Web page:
Some weeks back, I volunteered to devote the week before the election to my two compañeras who are running for diputada, to help them with whatever I could. So we are on a whirlwind set of visits to communities that they have not been able to reach previously, and I will be reporting as we go along.
The campaign has taken an unfortunate turn in the last few weeks: Doña Fermina was disqualified as a candidate. I do not know all the details and if I did, I might not understand them, but as far as I can gather, this was not because the Supreme Electoral Tribunal found her credentials lacking or encountered another irregularity, but because one of the three parties that comprise the Broad Left Front, the Alternative for a New Nation (ANN) refused to support her candidacy. Something like that. I haven't had a chance to have someone who understands what went on to sit down and explain it to me, but if I do succeed, I will share what I know with the readers of this blog.
I had learned about this a few weeks ago but had been asked not to say anything to Fermina or to anyone, and so I did not, but just continued to work with Fermina and Matilde together as a team.
Last week we went to a "concentration" (I guess the equivalent word would be "rally") in the town of Chiché. We met up with a small delegation from the Frente Amplio -- one of the candidates for deputy on the national list, Hector Nuila, and someone from the URNG who was accompanying him, taking photographs, etc. There are congress people who are elected as departmental representatives (Doña Matilde and Doña Fermina are running as representatives of the department of Quiché), and then there are "at large" congress people (deputies on the national list). As I understand it, only people in a particular department can vote for the departmental representatives, while everyone in the country gets to weigh in on the national list. The vice presidential candidate, Anibal Garcia, was supposed to have been there, but when we went to the meeting point outside of Santa Cruz, we were told that he had had to stay in Guatemala because there were problems with more than a dozen slates of candidates and the national leadership of the Frente was calling a press conference to discuss the situation.
So we packed up and headed off to Chiché. I have only seen Guatemalan political rallies from a distance or involuntarily, like the time I was trapped in my car in San Pedro Jocopilas while the faithful of the Partido Patriota gathered. So I find it hard to judge how this rally went. There were people waiting for us at the entrance to Chiché. I stayed in the car while the candidates and my daughter and a friend of hers who were both visiting from the U.S. jumped out and joined the crowd. I threw some cameras at the kids (they are both over 21 but still kids in my book) and asked them to take pictures as I needed to stay with the truck and make sure we had it available at the end of the rally.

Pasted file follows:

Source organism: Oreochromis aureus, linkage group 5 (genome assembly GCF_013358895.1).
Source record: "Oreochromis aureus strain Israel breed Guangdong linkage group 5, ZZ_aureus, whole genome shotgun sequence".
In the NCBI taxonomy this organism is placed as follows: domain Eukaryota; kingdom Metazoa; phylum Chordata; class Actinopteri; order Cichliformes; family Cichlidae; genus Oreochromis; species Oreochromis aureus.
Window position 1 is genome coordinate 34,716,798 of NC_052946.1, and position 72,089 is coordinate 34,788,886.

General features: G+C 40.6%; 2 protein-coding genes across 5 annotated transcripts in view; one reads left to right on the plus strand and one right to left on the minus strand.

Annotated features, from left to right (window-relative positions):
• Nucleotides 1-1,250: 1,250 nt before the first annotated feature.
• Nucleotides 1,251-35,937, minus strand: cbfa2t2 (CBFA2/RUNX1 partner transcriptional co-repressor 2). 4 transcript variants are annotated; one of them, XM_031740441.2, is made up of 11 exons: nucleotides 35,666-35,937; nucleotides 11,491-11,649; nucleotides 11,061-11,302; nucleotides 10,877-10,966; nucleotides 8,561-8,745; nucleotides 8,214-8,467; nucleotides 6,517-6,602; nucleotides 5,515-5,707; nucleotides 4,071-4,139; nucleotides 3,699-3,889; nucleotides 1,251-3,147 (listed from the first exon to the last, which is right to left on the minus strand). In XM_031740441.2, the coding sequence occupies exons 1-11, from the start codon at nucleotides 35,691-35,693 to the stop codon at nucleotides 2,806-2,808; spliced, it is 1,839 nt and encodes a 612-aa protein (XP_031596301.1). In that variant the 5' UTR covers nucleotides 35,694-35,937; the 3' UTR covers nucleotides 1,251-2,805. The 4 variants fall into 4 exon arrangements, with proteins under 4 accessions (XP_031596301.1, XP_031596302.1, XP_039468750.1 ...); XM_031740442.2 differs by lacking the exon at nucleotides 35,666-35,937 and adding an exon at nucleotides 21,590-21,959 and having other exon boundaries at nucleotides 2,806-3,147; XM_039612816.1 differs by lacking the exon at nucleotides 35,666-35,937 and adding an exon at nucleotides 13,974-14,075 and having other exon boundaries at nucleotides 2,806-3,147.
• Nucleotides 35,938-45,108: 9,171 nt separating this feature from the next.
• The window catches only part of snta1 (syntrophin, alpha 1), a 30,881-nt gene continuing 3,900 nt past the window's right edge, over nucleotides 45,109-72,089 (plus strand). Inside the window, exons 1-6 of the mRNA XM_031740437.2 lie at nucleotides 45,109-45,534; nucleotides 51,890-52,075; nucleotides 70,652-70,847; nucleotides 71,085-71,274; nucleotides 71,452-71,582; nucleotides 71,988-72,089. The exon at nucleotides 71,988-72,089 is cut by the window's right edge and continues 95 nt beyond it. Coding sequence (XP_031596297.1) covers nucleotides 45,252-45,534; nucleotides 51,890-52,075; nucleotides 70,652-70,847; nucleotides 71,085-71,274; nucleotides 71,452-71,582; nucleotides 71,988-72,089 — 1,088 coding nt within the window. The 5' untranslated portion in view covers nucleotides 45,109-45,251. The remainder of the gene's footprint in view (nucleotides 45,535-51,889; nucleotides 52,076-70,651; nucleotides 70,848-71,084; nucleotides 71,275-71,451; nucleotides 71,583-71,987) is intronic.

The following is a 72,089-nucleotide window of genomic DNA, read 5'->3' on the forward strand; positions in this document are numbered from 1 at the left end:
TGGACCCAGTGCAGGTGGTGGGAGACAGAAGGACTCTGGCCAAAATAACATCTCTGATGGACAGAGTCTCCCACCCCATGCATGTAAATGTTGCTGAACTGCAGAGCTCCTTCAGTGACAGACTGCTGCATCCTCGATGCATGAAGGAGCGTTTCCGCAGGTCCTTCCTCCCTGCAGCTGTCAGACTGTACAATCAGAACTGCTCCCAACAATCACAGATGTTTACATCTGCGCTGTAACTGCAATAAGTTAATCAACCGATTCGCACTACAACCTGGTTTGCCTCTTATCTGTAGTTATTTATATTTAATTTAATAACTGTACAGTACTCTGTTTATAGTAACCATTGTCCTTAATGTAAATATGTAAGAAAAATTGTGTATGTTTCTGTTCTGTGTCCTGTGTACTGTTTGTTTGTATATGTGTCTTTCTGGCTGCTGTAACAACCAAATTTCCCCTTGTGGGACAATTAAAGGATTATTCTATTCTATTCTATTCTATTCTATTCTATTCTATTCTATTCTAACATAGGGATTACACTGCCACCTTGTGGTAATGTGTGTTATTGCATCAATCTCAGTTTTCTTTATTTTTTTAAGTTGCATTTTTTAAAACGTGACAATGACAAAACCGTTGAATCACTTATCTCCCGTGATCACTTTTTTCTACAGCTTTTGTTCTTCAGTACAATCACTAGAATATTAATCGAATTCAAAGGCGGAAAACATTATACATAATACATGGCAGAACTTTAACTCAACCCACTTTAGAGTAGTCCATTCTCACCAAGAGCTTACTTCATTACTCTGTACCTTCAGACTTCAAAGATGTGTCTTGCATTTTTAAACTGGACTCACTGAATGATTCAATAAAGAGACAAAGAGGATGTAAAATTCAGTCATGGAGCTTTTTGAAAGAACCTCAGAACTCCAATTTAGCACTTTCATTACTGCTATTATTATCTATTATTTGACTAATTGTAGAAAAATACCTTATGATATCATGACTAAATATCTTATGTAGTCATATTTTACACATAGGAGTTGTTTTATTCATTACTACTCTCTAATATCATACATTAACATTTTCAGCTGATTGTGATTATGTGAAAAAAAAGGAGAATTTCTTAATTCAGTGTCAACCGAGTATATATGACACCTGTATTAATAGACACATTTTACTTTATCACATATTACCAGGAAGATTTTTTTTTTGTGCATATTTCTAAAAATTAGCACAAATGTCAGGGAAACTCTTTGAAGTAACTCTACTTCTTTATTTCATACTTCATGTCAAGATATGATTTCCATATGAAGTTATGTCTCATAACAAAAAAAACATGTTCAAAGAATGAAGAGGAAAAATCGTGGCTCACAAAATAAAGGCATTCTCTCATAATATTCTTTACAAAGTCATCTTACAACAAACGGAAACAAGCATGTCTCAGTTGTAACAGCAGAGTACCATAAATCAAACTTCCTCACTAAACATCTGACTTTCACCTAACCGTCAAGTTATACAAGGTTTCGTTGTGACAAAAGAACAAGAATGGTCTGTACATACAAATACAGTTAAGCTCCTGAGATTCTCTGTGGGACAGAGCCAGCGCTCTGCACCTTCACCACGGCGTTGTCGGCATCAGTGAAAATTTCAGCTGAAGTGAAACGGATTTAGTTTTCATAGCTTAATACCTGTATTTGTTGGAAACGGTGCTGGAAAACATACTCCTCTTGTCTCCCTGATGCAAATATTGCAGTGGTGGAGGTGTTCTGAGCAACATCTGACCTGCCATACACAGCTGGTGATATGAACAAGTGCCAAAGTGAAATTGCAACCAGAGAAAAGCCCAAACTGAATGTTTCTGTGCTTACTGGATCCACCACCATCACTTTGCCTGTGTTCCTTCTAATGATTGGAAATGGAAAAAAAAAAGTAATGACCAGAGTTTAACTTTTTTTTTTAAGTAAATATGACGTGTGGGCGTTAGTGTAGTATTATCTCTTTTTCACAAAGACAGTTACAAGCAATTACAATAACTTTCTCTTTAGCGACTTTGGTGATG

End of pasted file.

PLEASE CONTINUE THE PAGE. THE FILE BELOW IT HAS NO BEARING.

It was a bright, sunny day -- at least during the time we were out -- and the sun bore down heavily on the walkers. We moved through the town, winding through streets and ending up near the Calvario -- a church up the hill on the first street you come to when entering Chiché from the east. A stage had been erected there, and I parked the car and made my way through the crowd so I could get up on stage and take photographs.
There were several hundred people present, who were very patient as the rally involved a fair amount of ceremoniality. Introductions of the introducers, acknowledgement of all and sundry. This seems to typify public events in Guatemala -- a lot of formality, introducing everyone with a full biography including all the degrees and diplomas they have, acknowledging everyone who contributed in any way.
The speeches were good, and moving. Both Matilde and Fermina spoke in both K'iche' and Spanish; the candidate for deputy on the national list, Hector Nuila, also spoke, and the URNG representative managed to get Anibal Garcia, the vice-presidential candidate, on the phone and put the phone on speaker in front of the microphone so that Anibal could address the crowd in absentia.
People seemed in good spirits; I find it hard, however, to read the energy level of the crowd, and to figure out whether any of this translates into actual votes come Sunday.